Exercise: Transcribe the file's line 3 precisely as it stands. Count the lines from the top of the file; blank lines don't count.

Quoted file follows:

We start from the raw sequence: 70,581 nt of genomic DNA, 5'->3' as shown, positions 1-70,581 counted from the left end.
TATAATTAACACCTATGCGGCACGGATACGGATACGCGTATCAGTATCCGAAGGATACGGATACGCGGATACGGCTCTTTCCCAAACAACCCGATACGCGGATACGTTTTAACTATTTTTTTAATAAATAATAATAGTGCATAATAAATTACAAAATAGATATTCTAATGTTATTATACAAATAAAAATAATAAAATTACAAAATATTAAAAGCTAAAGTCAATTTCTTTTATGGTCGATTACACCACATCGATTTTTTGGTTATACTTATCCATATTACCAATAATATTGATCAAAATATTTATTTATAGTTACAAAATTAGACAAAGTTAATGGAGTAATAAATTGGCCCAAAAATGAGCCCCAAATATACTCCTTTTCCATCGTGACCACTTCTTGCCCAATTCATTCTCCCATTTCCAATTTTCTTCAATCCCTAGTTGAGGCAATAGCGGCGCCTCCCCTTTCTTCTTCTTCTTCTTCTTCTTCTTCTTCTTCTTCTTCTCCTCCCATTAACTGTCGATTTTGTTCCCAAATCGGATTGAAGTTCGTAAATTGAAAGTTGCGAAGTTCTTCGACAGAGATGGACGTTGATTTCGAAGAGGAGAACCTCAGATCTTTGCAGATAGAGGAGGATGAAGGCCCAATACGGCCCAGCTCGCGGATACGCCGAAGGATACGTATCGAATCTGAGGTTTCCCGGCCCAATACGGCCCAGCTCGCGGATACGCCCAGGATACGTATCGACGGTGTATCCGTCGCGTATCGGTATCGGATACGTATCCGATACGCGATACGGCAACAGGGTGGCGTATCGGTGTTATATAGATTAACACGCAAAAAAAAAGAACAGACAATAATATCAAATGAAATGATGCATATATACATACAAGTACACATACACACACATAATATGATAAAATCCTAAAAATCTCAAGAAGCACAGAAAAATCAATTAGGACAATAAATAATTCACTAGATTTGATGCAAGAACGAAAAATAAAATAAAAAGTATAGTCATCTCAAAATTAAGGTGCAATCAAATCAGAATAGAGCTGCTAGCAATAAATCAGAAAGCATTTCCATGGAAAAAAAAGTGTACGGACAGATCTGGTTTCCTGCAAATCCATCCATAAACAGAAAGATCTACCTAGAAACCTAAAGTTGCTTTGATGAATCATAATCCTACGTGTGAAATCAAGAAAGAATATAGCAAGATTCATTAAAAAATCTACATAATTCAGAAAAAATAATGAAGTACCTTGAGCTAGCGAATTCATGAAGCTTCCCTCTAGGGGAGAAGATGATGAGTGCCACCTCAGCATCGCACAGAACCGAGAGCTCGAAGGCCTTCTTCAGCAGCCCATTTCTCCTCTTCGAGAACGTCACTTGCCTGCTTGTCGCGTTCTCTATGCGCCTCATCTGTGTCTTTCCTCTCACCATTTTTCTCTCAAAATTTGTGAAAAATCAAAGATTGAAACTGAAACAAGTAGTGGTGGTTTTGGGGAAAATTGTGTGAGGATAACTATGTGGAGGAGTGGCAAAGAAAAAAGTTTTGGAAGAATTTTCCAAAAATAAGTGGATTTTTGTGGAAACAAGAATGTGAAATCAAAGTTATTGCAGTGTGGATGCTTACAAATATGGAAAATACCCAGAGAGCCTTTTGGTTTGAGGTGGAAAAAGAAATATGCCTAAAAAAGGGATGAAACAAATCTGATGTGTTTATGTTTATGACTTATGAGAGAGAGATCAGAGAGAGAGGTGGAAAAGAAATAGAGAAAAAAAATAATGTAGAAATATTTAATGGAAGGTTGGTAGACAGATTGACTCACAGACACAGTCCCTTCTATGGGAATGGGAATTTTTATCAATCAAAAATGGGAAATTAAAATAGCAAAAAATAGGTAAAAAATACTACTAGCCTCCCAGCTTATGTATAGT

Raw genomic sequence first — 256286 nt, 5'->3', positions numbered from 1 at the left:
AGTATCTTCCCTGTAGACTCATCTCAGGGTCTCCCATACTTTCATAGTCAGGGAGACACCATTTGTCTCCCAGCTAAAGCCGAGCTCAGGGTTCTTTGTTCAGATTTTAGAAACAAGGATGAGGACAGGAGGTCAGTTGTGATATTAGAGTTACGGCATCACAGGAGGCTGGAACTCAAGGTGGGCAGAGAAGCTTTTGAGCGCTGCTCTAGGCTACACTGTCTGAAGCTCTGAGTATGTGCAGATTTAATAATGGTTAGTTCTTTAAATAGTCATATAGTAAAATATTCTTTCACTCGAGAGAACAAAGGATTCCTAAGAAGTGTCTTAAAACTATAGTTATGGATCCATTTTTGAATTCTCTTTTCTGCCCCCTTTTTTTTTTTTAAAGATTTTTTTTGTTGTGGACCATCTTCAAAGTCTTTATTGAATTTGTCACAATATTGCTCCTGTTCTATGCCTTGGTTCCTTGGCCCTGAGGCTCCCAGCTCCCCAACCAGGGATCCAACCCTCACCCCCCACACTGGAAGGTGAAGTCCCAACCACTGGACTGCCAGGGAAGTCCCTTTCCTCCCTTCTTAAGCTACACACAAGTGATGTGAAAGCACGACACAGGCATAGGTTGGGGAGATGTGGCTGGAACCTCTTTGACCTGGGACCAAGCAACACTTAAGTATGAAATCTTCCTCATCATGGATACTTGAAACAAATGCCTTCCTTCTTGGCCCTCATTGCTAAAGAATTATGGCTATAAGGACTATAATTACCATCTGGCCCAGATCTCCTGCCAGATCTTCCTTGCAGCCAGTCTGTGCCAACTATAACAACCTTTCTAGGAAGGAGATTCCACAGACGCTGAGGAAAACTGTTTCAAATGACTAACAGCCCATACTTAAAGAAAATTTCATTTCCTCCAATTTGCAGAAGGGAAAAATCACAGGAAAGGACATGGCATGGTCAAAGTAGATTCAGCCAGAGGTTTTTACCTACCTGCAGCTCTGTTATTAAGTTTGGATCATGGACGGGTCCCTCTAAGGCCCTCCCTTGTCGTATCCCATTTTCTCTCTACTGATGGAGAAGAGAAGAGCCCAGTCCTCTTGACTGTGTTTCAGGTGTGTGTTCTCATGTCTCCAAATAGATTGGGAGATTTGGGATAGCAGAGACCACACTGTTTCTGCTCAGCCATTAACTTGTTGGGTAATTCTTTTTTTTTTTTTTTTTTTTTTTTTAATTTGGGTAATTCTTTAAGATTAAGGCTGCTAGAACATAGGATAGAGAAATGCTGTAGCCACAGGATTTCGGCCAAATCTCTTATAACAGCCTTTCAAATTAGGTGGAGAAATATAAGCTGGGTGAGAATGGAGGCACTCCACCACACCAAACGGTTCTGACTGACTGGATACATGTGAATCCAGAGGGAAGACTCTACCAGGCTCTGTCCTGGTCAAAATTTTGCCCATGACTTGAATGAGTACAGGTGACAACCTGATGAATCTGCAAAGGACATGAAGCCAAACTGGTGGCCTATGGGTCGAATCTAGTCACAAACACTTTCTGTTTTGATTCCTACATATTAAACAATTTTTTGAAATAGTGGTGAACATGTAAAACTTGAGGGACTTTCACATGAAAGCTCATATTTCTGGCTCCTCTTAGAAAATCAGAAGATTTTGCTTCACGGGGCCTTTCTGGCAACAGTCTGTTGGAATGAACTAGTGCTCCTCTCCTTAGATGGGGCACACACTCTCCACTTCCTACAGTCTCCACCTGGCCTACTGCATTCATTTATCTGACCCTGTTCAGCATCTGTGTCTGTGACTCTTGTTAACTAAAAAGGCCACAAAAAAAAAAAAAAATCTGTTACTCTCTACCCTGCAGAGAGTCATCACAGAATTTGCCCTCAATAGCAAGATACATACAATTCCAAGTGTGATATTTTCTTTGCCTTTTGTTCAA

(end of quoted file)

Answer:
Raw genomic sequence first — 256286 nt, 5'->3', positions numbered from 1 at the left: